In 2006, several months after injuring her knee playing ultimate frisbee, Emily Reynolds was knocked down by a rogue wave while swimming in the Outer Banks. In pain, she returned to the doctors who had previously diagnosed her with a sprained knee.
“I went back and had an MRI. I had torn my ACL and my meniscus. Had I done it in the first place? I think yes, but I’m not a medical doctor,” Emily said.
Today, six years later, she is still dealing with the complications of the injury to her anterior cruciate ligament, the ACL. And, she’s got plenty of company, at least four of her teammates from the William and Mary Women’s Ultimate Frisbee team have suffered tears or partial tears to the ACL. While that may sound like just really bad luck, statistics show that female athletes are about 5 times more likely to tear their ACL then male athletes, usually during cutting or jumping sports like soccer, basketball, and yes, ultimate frisbee.
While men usually sustain ACL injuries from contact injuries, like a football tackle that bends the knee the wrong way, women’s injuries happen without contact more than 70% of the time. One of Emily’s teammates, Laura Muskavitch, explained that her own knee injury, and others she’s seen, occurred during very routine activity.
“Sometimes, its just turning around in a drill. It’s amazing to me that such a dramatic injury, in terms of the surgery and recovery, can happen in such an undramatic way. Just turning around in a drill, you can be out for the season.”
Turning quickly requires knee stability, and the anterior cruciate ligament, one of 4 ligments in the knee joint, is primarily responsible for that stability. Doctors, physical therapists, coaches, and athletes have known for a long time that women seem to tear this stabilizing ligament far more frequently then men, but only recently has research begun to understand specific risk factors for these injuries. Data from this research has lead to injury-prevention training programs and injury-risk screening tests.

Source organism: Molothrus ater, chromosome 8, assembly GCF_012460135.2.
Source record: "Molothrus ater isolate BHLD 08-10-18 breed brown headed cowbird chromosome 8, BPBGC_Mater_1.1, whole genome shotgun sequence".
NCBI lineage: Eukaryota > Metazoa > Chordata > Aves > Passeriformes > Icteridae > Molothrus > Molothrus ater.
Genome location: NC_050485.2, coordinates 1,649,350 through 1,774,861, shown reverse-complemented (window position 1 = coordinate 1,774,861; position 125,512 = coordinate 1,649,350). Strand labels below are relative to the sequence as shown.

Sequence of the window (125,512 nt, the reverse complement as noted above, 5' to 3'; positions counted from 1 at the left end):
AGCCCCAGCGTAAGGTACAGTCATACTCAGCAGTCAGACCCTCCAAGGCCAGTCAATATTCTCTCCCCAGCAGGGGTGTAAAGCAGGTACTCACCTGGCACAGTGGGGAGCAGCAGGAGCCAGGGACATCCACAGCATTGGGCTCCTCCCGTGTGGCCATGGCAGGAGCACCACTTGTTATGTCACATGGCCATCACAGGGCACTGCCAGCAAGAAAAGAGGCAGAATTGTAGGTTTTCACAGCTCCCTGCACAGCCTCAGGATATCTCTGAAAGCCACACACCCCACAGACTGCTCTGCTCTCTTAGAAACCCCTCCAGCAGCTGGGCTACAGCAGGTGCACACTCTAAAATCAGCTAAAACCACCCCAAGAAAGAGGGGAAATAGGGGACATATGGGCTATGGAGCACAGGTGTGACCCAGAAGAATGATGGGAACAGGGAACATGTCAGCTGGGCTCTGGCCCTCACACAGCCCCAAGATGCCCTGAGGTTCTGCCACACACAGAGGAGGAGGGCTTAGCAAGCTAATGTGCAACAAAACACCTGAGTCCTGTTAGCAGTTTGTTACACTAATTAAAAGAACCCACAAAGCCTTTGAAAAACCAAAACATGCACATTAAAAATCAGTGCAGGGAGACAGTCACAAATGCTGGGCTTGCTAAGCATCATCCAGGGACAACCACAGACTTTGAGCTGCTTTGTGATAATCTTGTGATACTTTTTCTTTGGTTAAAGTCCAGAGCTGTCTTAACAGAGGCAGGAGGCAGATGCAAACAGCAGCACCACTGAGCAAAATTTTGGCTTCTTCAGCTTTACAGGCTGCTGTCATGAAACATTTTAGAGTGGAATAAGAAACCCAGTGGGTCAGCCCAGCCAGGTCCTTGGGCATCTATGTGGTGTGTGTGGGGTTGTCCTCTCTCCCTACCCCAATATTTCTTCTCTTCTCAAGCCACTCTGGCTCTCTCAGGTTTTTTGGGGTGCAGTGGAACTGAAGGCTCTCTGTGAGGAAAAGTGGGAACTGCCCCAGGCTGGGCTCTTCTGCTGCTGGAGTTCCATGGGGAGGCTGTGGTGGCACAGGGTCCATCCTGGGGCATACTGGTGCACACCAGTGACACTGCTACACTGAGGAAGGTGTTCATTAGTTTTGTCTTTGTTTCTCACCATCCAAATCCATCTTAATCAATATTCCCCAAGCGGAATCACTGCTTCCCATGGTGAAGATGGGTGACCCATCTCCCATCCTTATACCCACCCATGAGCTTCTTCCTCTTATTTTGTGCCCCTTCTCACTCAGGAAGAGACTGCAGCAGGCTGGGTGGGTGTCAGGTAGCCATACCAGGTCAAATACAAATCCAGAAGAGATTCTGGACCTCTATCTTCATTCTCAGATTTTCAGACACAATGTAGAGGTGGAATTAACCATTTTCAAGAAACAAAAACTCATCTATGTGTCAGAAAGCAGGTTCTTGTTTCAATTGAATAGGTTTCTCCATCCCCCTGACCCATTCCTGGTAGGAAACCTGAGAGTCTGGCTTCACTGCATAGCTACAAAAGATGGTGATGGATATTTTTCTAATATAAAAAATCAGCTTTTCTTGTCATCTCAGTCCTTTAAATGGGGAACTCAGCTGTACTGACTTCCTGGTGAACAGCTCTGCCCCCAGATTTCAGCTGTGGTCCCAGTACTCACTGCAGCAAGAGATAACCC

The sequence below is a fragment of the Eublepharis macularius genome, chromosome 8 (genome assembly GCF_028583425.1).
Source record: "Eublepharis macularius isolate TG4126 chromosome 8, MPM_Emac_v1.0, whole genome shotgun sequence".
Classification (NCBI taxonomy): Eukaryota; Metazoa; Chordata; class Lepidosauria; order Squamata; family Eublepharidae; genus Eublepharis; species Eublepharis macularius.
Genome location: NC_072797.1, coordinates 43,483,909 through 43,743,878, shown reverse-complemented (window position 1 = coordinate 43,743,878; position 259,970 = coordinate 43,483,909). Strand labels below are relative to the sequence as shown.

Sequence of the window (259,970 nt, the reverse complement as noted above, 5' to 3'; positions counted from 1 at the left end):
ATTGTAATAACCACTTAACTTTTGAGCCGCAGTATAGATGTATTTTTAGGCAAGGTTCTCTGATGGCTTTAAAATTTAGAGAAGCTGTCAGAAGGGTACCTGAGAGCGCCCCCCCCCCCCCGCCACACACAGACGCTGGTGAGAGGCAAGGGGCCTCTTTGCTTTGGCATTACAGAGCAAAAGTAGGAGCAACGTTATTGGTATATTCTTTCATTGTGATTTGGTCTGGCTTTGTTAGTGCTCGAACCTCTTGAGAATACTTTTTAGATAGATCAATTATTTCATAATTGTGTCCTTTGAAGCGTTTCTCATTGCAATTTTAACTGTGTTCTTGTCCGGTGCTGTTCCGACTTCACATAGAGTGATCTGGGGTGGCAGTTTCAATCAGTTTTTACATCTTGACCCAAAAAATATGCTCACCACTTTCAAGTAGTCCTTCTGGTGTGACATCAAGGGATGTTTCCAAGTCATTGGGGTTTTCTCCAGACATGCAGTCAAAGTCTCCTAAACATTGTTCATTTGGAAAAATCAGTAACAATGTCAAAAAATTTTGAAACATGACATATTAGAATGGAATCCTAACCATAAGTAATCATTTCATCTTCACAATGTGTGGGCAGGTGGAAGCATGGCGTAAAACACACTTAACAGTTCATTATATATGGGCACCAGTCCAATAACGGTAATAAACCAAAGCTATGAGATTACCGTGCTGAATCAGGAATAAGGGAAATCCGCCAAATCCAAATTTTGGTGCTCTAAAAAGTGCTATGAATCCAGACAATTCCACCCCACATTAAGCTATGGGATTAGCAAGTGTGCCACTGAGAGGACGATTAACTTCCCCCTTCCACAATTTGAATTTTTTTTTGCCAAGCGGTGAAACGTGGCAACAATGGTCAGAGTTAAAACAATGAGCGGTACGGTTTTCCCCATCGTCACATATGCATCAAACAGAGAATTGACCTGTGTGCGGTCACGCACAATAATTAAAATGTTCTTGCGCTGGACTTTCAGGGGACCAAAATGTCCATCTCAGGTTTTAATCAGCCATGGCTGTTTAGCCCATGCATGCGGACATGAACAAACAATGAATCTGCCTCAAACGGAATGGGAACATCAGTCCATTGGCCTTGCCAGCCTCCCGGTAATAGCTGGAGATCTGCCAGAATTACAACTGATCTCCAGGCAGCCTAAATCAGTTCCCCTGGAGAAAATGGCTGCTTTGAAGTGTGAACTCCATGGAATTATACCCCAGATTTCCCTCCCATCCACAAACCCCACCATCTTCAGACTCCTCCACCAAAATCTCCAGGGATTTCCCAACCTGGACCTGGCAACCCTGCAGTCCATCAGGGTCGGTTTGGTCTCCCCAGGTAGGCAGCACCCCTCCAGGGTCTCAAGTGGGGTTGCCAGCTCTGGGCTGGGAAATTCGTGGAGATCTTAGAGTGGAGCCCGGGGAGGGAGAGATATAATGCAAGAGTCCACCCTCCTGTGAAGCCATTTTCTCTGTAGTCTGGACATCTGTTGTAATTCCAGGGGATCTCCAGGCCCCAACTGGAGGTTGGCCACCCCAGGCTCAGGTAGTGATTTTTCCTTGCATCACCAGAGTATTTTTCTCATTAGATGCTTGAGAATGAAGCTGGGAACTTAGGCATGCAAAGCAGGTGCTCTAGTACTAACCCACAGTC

According to Dr. David Bell, an ACL injury researcher at University of Wisconsin Department of Kinesology, there are 4 categories of factors that play into an athlete’s risk for ACL injury. The first is hormonal, because women have estrogen and progesterone receptors on their ligaments, which function to cue the ligaments to become more flexible during childbirth. However, the presence of these receptors means that women’s ligaments become slightly more flexible when they are menstruating, which can slightly increase the risk for joints injury. Secondly, everyone’s knee anatomy is slightly different, and some people maybe be at higher risk because of the placement of the ACL or the groove that it lays in.
The third category of factors is bio-mechanical. Bell explains that, on average, female athletes perform activities that load pressure onto the ACL, like cutting and landing from a jump with more erect postures then men. They typically bend their knees less, and are more likely to let their knees collapse inward. All of these positions lead to increased stress on the ACL. Lastly, how your muscles react when you jump or cut can play a role. Bell said that the most common problem is that women tend to be quadriceps dominant, with less hamstring strength then men, which is also creates more strain on the ACL.
Strengthening exercises for the hamstrings and other stabilizer muscles play a big role in the physical therapy for people recovering from ACL reconstruction surgery. It’s a long, slow recovery.